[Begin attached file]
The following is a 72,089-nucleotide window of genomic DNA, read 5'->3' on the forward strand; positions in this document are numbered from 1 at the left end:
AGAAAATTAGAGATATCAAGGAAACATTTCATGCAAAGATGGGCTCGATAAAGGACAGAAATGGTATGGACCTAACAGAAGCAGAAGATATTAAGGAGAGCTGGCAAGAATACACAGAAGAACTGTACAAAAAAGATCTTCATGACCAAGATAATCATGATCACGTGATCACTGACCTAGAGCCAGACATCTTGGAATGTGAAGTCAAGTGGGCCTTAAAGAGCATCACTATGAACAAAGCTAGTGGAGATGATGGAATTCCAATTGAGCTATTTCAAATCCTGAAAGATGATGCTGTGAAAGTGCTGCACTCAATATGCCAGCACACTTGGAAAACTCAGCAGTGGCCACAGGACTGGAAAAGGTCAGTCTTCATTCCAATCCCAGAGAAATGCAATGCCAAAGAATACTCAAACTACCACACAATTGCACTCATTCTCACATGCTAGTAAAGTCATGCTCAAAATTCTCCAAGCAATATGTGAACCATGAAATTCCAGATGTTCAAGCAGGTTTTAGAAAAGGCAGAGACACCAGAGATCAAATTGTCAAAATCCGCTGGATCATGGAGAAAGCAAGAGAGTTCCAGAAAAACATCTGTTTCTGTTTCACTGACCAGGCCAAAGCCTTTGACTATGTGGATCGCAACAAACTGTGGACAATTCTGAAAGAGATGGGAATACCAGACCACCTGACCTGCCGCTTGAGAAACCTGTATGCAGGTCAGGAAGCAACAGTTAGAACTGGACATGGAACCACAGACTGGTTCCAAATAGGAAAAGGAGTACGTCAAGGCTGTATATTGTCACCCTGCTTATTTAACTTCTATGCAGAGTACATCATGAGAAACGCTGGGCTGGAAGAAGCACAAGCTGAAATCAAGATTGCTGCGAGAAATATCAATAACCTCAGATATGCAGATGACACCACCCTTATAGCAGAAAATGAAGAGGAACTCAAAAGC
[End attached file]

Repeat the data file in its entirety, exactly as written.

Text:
The following is a 72,089-nucleotide window of genomic DNA, read 5'->3' on the forward strand; positions in this document are numbered from 1 at the left end:
AGAAAATTAGAGATATCAAGGAAACATTTCATGCAAAGATGGGCTCGATAAAGGACAGAAATGGTATGGACCTAACAGAAGCAGAAGATATTAAGGAGAGCTGGCAAGAATACACAGAAGAACTGTACAAAAAAGATCTTCATGACCAAGATAATCATGATCACGTGATCACTGACCTAGAGCCAGACATCTTGGAATGTGAAGTCAAGTGGGCCTTAAAGAGCATCACTATGAACAAAGCTAGTGGAGATGATGGAATTCCAATTGAGCTATTTCAAATCCTGAAAGATGATGCTGTGAAAGTGCTGCACTCAATATGCCAGCACACTTGGAAAACTCAGCAGTGGCCACAGGACTGGAAAAGGTCAGTCTTCATTCCAATCCCAGAGAAATGCAATGCCAAAGAATACTCAAACTACCACACAATTGCACTCATTCTCACATGCTAGTAAAGTCATGCTCAAAATTCTCCAAGCAATATGTGAACCATGAAATTCCAGATGTTCAAGCAGGTTTTAGAAAAGGCAGAGACACCAGAGATCAAATTGTCAAAATCCGCTGGATCATGGAGAAAGCAAGAGAGTTCCAGAAAAACATCTGTTTCTGTTTCACTGACCAGGCCAAAGCCTTTGACTATGTGGATCGCAACAAACTGTGGACAATTCTGAAAGAGATGGGAATACCAGACCACCTGACCTGCCGCTTGAGAAACCTGTATGCAGGTCAGGAAGCAACAGTTAGAACTGGACATGGAACCACAGACTGGTTCCAAATAGGAAAAGGAGTACGTCAAGGCTGTATATTGTCACCCTGCTTATTTAACTTCTATGCAGAGTACATCATGAGAAACGCTGGGCTGGAAGAAGCACAAGCTGAAATCAAGATTGCTGCGAGAAATATCAATAACCTCAGATATGCAGATGACACCACCCTTATAGCAGAAAATGAAGAGGAACTCAAAAGC